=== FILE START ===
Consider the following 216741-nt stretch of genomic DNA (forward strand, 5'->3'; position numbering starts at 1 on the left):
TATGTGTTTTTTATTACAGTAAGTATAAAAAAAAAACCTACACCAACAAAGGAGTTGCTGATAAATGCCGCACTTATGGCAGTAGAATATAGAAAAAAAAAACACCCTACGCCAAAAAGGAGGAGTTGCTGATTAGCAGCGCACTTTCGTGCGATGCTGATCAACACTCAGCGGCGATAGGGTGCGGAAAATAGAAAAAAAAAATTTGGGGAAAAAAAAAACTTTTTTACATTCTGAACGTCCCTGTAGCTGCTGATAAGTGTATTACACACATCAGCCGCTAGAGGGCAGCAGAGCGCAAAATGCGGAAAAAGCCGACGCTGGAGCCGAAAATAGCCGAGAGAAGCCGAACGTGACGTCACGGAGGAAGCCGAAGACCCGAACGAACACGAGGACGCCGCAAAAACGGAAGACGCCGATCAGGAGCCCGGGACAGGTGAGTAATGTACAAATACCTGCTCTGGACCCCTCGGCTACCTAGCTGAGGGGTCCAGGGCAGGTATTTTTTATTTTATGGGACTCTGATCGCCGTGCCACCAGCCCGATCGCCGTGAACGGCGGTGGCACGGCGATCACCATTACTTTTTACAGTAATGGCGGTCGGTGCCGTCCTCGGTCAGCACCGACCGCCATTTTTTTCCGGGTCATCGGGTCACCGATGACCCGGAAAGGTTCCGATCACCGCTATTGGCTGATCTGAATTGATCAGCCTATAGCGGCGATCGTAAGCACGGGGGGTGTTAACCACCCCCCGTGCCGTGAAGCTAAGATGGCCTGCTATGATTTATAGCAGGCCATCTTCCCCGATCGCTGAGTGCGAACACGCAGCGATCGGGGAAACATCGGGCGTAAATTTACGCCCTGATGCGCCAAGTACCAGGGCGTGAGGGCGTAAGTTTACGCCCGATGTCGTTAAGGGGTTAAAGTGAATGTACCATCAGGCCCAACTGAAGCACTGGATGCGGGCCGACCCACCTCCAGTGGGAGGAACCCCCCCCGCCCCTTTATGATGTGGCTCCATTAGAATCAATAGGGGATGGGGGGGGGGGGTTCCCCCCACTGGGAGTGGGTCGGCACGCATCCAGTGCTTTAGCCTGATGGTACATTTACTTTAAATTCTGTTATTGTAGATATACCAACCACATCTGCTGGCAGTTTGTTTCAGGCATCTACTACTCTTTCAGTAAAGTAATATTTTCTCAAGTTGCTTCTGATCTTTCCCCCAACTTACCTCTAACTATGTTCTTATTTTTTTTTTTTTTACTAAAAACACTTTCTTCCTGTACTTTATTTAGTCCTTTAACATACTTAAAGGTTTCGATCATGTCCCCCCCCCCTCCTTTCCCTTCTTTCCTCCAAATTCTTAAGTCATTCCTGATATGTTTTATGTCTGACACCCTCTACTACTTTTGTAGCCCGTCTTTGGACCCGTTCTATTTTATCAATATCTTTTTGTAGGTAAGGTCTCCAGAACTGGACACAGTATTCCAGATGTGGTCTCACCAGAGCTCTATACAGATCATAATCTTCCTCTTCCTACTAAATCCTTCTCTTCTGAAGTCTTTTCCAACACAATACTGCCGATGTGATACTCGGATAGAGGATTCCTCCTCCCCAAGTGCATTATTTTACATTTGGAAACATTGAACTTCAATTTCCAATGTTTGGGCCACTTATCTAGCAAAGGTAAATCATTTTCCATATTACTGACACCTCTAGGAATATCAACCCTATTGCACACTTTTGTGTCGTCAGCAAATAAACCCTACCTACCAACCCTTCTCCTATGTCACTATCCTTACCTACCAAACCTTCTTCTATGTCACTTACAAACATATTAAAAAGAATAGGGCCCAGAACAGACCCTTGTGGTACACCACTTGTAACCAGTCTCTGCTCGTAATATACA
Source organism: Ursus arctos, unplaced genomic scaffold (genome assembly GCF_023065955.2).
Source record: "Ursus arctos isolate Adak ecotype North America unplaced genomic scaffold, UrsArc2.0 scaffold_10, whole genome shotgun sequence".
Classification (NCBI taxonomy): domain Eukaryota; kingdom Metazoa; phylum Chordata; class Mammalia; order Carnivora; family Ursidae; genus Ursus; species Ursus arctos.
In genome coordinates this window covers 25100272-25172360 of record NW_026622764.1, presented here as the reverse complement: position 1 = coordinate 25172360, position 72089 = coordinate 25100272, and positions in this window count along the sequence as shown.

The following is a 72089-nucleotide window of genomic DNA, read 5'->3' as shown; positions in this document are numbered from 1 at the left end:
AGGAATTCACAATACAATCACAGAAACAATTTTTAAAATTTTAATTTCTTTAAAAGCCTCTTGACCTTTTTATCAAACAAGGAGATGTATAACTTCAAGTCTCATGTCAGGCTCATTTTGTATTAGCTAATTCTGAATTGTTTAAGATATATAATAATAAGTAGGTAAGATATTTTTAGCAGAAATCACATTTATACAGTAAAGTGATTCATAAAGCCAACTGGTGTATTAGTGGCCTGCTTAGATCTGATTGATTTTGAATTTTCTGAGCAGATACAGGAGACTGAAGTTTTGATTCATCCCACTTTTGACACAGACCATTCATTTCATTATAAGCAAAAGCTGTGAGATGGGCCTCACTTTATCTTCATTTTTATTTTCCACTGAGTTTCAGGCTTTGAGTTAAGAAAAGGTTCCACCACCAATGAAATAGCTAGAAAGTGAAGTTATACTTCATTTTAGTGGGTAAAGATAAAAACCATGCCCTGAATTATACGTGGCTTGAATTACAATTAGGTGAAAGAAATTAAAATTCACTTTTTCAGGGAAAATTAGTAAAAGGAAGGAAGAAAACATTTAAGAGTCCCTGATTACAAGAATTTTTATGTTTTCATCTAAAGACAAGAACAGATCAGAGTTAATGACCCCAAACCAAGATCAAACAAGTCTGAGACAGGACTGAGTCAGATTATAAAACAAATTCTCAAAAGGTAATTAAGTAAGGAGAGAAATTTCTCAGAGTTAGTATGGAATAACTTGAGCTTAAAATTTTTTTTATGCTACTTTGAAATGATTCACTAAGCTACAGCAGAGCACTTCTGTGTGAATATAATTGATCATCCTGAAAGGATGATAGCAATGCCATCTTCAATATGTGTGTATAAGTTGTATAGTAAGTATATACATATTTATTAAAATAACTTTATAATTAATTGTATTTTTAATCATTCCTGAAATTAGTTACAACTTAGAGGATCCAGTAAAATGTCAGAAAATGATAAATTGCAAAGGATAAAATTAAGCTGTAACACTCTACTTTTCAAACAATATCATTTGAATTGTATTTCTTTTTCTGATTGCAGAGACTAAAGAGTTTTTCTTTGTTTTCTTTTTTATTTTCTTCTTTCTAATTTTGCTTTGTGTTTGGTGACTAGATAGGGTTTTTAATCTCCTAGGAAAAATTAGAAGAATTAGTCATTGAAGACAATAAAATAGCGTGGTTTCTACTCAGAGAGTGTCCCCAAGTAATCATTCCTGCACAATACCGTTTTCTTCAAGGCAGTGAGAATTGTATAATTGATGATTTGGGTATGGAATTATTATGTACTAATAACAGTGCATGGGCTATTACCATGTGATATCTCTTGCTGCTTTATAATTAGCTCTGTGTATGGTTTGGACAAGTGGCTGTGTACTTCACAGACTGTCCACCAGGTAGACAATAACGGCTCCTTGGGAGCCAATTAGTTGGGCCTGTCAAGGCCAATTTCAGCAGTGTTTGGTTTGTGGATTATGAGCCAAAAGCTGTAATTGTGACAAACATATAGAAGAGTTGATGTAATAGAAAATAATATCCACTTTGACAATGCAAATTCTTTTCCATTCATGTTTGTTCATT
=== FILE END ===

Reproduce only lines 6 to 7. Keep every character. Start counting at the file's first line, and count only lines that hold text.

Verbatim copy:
In genome coordinates this window covers 25100272-25172360 of record NW_026622764.1, presented here as the reverse complement: position 1 = coordinate 25172360, position 72089 = coordinate 25100272, and positions in this window count along the sequence as shown.

The following is a 72089-nucleotide window of genomic DNA, read 5'->3' as shown; positions in this document are numbered from 1 at the left end: